Among our many stained glass windows, eight are memorials to members of St. Paul’s.

When we observe the works from a distance we are struck by the vivid colours and dramatic contrasts. Close up, we are equally impressed by the facial details of the biblical subjects: the artists spend many hours with their paint brushes to achieve the life-like flesh tones.

The double window at the west (Main St.) wall honours Rev. Clifford Bennett, our minister from 1904 to 1908. A native of Nelson Township who studied law before he was ordained, he came to Milton midway in his career – he served five congregations before arriving and four afterwards. When he retired in 1920 he became a part-time farmer in nearby Meadowvale. Rev. Bennett died in 1936. More than 20 years later his daughter Sybil Bennett commissioned the window. A lawyer in Georgetown and a Conservative, the late Sybil was the first woman to represent Halton in Parliament. She served in Ottawa from 1953 to 1957 when Louis St. Laurent was Prime Minister.

The set of five middle windows on the James Street wall, commissioned by the congregation, pays tribute to seven members of St. Paul ‘s who died in the First World War; all were soldiers. Alfred Bastedo was killed in 1915, Fred Walsh in 1916, Cedric Harrop, 1917; J. Watts Archer, Meacham Denyes, Roland Merrett and Elmer Tuck all lost their lives in 1918, the last year of the war.

A second war memorial is part of the large window on the Main Street wall. It was dedicated in 1919 by the Harrop family for their son, Cedric, and his friend Fred Walsh. Fred died in the battle of the Somme ; in three months of fighting 25,000 Canadians were killed or wounded. Fred left a daughter, Evelyn, whom he never saw. His widow, Cora Hartley, later married Norman Wrigglesworth; they had seven children. All ten members of this family were associated with St. Paul ‘s over the years. Two are widely known to us today – Mabel Coulson and John Wrigglesworth.

Cedric Harrop was killed on the second day of the short but disastrous battle of Passchendaele ( Belgium ). In 13 days of this controversial action the Canadian casualty list – dead and wounded – reached 15,000. After the war Cedric’s parents returned to England but other members of the family were members of the congregation for more than 60 years. David Harrop, a member of St. Paul ‘s who died in the Second World War, was a nephew of Cedric. For many years David’s father, Ted, operated a dairy farm on Steeles Avenue; the family home later became Harrop’s Restaurant.

The memorial panel of the large window on the north wall pays tribute to Samuel Bews, a prominent member and local businessman. He died in 1927. His widow, Bertha Harrison, who had the window installed, was active in St. Paul ‘s until her death in 1940. (For decades the Bews family – Samuel and his father, William – operated a clothing store on Main Street.)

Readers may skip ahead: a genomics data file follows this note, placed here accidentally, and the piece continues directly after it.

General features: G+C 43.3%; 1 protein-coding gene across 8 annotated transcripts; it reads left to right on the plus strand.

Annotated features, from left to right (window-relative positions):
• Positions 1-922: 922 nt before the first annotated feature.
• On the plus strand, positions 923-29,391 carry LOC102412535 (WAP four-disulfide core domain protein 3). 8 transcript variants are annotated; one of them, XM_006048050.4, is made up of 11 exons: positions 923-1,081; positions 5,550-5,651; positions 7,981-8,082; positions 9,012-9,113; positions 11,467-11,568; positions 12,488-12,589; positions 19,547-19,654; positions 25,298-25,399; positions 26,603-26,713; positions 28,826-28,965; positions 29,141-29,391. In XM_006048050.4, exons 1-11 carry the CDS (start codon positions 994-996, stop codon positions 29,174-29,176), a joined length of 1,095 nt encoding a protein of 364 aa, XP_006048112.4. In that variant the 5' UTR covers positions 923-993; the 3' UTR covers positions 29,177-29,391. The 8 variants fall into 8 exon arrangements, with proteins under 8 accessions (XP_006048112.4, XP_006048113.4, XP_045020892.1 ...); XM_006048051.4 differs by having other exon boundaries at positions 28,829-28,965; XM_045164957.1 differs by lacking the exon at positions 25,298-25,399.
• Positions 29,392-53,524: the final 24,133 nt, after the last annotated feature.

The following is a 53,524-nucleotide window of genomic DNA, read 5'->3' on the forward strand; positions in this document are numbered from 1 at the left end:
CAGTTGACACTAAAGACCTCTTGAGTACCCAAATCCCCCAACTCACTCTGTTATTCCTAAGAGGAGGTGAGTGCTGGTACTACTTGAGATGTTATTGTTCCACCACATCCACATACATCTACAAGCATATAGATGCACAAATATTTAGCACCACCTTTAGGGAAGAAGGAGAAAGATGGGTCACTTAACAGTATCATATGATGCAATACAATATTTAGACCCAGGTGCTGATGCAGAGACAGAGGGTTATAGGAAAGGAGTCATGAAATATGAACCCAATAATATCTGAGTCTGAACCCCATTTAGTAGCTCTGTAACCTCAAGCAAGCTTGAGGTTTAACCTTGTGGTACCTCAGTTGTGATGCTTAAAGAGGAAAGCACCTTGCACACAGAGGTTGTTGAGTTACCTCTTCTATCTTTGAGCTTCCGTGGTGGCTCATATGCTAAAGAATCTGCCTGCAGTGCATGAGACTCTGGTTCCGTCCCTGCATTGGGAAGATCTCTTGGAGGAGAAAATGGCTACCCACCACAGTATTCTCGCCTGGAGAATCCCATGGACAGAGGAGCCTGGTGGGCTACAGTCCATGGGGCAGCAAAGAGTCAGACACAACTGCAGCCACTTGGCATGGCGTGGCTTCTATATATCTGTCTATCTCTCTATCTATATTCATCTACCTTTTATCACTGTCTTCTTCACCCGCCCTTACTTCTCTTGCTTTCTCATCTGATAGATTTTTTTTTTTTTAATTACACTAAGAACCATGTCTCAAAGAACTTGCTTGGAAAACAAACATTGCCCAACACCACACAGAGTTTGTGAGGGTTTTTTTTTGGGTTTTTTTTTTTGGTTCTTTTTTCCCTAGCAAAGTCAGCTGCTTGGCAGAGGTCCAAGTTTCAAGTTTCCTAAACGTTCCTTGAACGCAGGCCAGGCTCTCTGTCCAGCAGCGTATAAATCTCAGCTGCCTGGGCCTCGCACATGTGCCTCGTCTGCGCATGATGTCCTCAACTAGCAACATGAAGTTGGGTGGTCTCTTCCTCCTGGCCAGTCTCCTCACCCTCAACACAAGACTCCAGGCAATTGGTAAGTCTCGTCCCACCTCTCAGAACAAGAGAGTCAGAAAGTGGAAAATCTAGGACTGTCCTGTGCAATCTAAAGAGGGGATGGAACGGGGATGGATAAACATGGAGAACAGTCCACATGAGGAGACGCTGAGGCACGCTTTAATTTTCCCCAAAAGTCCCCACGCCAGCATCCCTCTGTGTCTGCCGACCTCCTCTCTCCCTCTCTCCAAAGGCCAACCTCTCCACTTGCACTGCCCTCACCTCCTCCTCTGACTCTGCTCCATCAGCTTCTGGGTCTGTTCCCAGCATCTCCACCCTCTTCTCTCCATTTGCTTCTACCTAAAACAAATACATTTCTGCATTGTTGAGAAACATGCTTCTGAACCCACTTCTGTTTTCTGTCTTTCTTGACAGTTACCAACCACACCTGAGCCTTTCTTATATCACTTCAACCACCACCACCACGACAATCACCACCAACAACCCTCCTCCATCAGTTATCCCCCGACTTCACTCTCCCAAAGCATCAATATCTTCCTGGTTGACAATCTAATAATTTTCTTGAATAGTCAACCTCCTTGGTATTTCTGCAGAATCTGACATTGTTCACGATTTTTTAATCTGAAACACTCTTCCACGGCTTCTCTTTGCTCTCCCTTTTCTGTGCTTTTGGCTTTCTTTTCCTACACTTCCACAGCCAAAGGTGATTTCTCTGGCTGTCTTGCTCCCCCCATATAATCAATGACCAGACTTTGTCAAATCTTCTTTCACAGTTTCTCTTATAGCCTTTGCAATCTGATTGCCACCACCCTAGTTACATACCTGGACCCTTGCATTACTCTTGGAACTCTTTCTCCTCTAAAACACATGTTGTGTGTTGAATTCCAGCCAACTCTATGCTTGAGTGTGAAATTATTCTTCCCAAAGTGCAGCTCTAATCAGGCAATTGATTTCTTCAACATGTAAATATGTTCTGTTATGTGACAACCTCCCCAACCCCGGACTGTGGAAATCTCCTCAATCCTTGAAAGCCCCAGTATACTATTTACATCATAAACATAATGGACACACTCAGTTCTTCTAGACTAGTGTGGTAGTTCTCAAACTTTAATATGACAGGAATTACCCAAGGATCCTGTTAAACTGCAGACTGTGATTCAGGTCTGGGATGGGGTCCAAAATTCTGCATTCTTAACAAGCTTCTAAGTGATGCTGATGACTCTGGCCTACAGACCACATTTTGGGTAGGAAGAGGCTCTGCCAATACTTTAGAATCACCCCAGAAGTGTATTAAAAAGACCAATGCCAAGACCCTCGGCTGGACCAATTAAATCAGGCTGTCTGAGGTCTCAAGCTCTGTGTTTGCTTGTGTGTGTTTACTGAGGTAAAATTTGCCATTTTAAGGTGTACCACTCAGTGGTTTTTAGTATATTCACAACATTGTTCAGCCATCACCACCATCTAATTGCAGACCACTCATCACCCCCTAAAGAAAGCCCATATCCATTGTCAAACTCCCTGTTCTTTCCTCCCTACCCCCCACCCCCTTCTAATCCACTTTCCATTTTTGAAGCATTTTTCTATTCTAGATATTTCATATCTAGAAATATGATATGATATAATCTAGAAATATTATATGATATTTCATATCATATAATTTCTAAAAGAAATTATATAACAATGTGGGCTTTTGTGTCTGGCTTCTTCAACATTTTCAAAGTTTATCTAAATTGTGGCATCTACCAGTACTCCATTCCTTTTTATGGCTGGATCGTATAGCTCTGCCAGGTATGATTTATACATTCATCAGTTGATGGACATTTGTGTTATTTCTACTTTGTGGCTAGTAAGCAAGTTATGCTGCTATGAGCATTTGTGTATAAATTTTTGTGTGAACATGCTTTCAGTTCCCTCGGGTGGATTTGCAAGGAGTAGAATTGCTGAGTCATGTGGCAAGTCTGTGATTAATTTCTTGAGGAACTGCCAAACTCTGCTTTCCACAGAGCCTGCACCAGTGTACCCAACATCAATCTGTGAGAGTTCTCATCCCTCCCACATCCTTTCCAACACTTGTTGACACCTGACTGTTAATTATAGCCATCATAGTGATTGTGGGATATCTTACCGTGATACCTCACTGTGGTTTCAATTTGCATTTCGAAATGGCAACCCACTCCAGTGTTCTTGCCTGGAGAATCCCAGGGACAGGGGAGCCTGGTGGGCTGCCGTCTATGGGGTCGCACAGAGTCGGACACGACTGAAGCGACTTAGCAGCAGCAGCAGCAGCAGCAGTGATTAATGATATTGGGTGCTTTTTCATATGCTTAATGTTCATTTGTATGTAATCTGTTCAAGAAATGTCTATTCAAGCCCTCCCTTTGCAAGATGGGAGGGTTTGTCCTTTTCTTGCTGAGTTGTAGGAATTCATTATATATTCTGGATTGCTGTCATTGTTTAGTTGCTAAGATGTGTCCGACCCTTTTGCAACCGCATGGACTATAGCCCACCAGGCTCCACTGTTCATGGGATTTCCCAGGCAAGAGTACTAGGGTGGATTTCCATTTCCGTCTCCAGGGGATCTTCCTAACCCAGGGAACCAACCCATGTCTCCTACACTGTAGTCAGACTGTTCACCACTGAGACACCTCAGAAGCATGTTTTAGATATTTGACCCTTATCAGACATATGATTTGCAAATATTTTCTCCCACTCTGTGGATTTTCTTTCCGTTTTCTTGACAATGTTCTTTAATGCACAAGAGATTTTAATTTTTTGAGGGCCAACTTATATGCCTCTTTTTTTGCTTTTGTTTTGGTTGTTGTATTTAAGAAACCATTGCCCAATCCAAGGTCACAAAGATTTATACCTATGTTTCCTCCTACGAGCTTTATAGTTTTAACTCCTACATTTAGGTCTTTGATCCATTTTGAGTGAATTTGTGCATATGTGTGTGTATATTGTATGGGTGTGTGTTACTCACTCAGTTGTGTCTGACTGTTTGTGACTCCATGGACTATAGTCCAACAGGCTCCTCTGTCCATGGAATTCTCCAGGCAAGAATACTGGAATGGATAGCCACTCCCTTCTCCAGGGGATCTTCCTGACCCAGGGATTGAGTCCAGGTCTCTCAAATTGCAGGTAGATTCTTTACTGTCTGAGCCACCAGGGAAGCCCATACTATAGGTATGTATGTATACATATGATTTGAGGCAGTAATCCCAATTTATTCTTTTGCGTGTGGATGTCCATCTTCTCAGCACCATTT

The windows on either end of the James Street set of windows. In February 2007, Susan Belle Peacock passed away at the ago of 99. In her will, she left a bequest to St. Paul’s to honour her husband, Hedley Graham, with two stained glass windows ‘in the church of his youth’. Mrs. Peacock also wanted a representation of women’s involvement during WWII to be included, hence the symbol for the W.R.C.N.S.(Women’s Royal Canadian Naval Service) on the north most window. The windows also honour the Royal Canadian Air Force, the Royal Canadian Infantry Corps and the Royal Canadian Navy. Graham’s parents were extremely active in Milton during the late 1880s and early 1900s. His father, John Henry Peacock, was the Dominion Express agent and operated a coal business. He served as warden of Halton County, member of Milton Council, Chair of the Public School Board, secretary of the Halton Agricultural Society, master of St. Clair Lodge. In 1905, he was one of the fundraisers for paying off the church debt. In March 1916, he was able to declare the Milton Methodist Church (St. Paul’s) debt free at the Silver Anniversary. Graham was the youngest of a family of three sons and a daughter. He played goal for a Milton hockey team in 1920 and 1921 and was president of the Boys’ Athletic Association at Milton High School. He had an interest in early radio reception in 1922. Later he built an amateur station broadcasting a concert for local listeners. Graham graduated in Pharmacy in 1931 and served in the Fonthill area. In 1933, Captain Graham Peacock presided over the Lorne Scots Rifles and in 1934 he was promoted to Major. In October of 1934, he studied map reading. In October 1935 Major Graham Peacock arranged for a grand parade in Milton of the Lorne Scots regiment including brass band and pipers. Graham died on November 15, 1990 at the age of 87. His funeral was from Fonthill United Church with interment in Evergreen Cemetery, Milton.

All the windows are the product of the McCausland studio in Toronto and those damaged in the fire of 2010 have been reproduced from that studio’s original drawings.